A. Statutory Requirements

1.  Advertising for bids is required by Minn. Stat. § 375.21 to allow potential bidders notice and time to prepare responsive proposals.

a. Where there has been insufficient time allowed for proper responses from bidders, contract awarded as a result of that bidding process may be permanently enjoined.  Northwest Petroleum Ass'n v State Dept. of Econ. Sec., 402 N.W. 2d 591 (Minn. App. 1987).

b. A bid for work or labor must be advertised for two weeks in a "qualified legal newspaper of the county."  Qualified legal newspaper is defined in Minn. Stat. Ch. 331A.

c. A bid for construction, repair of roads, bridges or buildings must be advertised for three weeks.

d. Minn. Stat. § 645,13 instructs how "weeks" are to be determined.  At least the number of weeks specified must elapse between the first publication and the day of the event for which publication is made.

e. The last publication of the notice shall occur not more than 14 days and not less than seven days before the bid opening.  Minn. Stat. § 331A.05, subd. 2(b).

f. The published notice must state at a minimum:

1) the time of awarding the contract
2) the place of awarding the contract
3) a brief description of the work (in the case of construction or repair of roads, bridges or buildings.)

g. There is an exception to advertising requirement in case of improvement made under a cooperative agreement with the State or another political subdivision where the other governmental entity is to construct or to contract to construct the improvement.  Minn. Stat. § 429.041, subd. 5.

2. Specifications for bids shall not exclude all but one type or kind of supplies or equipment; specifications must allow for competition.  Minn. Stat. § 471.35.

a. However, the Minnesota Supreme Court has held that municipalities have "reasonable latitude" in determining the needs of the community in terms of what equipment best suits its needs.  Bid specifications need not allow every manufacturer to bid. Otter Tail Power Co. v Village of Elbow Lake, 42 N.W. 2d 197 (Minn. 1951).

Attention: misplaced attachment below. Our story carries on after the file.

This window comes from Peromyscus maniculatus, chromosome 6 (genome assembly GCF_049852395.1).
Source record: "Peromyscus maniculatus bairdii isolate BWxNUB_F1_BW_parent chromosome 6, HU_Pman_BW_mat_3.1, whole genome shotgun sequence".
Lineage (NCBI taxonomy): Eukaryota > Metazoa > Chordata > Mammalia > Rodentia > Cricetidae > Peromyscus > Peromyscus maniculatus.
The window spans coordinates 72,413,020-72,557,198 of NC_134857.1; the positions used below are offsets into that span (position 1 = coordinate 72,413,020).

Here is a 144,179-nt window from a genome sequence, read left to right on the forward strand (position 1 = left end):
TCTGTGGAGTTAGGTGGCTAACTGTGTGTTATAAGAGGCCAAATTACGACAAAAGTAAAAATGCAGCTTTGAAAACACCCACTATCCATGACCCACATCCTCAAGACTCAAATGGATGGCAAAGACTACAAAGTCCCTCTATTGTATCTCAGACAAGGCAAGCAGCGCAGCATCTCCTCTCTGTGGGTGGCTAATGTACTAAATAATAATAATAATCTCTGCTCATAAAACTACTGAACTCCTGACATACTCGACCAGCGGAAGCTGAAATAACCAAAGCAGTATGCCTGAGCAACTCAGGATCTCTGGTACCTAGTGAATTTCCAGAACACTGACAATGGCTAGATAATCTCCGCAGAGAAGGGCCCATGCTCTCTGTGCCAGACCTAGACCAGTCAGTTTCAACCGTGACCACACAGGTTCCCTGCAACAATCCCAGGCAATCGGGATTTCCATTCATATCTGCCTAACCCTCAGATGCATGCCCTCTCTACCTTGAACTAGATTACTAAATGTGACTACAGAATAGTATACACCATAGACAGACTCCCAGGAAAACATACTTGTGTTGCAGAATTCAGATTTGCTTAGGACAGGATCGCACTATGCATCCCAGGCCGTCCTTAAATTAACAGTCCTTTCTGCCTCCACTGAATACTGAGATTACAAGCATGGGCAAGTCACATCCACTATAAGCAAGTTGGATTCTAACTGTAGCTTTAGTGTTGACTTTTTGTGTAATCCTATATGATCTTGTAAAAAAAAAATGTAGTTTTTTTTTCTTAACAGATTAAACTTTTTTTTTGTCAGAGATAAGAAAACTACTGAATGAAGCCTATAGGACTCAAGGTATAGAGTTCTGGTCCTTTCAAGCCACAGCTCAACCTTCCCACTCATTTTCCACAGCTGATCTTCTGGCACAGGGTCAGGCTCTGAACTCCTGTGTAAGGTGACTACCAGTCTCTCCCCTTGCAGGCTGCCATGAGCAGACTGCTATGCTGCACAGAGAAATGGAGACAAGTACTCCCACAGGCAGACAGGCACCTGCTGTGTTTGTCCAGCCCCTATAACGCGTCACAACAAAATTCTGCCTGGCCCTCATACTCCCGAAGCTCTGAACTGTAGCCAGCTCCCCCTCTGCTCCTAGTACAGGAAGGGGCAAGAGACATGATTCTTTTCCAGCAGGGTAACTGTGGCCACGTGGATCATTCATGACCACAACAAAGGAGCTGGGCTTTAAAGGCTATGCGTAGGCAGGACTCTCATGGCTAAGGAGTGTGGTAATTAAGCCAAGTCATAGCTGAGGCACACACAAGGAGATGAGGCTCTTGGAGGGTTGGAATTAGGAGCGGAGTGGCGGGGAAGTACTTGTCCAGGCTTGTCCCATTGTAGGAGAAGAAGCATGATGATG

b. Drafting bid specifications that fit only one make of school bus is improper according to the Attorney General.  O.A.G. 707a-12, May 28, 1953.

c. Minnesota law recognizes that some kinds of supplies and equipment may not lend themselves to competitive bidding.  Minn. Stat. § 471.36.

B. Sufficiency of Particular Bid Specifications

1. Bid specifications must be:

a. Drafted to assure taxpayers of the best bargain for the least money. Griswold v. Ramsey County, 65 N.W.2d 647 (Minn. 1954).

b. Drawn as to give all bidders equal opportunity without granting advantage to one or placing others at a disadvantage.  Foley Bros. v. Marshall, 123 N.W. 2d 387 (Minn. 1963).

c. Sufficiently definite and precise and free from restrictions, the effect of which would be to stifle competition.  (See 13A Dunnell Minn. Digest 2d, Municipal Corporations 11.04c (3d ed. ) at n.61.)

2. A County has the authority to make and enforce any bid requirement or specification that conforms to sound business practice.  The statutes do not contemplate specific requirements actually included by a county in a bid package.  Tunny v City of Hastings, 141 N.W. 168 (Minn. 1913); O.A.G. 707a-3, February 24, 1964.  To illustrate: a municipality drafted specifications for a piece of equipment that required bidders to include guaranteed maximum repair costs for a specific period of time after purchase, and a guaranteed minimum repurchase price.  A bidder challenged the validity of these requirements.

The court found:

-  that by fixing a salvage value (repurchase price) the purchase would assure the taxpayers the best bargain for the lowest overall price; (see O.A.G. 707a-7, January 9, 1968.

-  that it is legitimate to pinpoint repair costs of the equipment, (see O.A.G. 707a-7, supra).

-  that neither of these requirements impede free competition.

-  NOTE: In order to meet the argument that Minn. Stat. § 373.01 requires counties to sell surplus property at auction, the repurchase guarantee can be structured to provide that it is a guarantee by the bidder that it will submit a bid in at least that amount upon an offering of the equipment as surplus.

-  The specifications might also reasonably include estimates by the bidder of yearly maintenance costs and estimates of product availability of use to the county - that is, estimates of down time and estimates of the time for the Supplier to get a repair person on site to make repairs.

3. Bidding Particular Brands

a. Specifications must be drafted to permit full and free competition. Hendricks v City of Minneapolis, 290 N.W. 428 (Minn. 1940).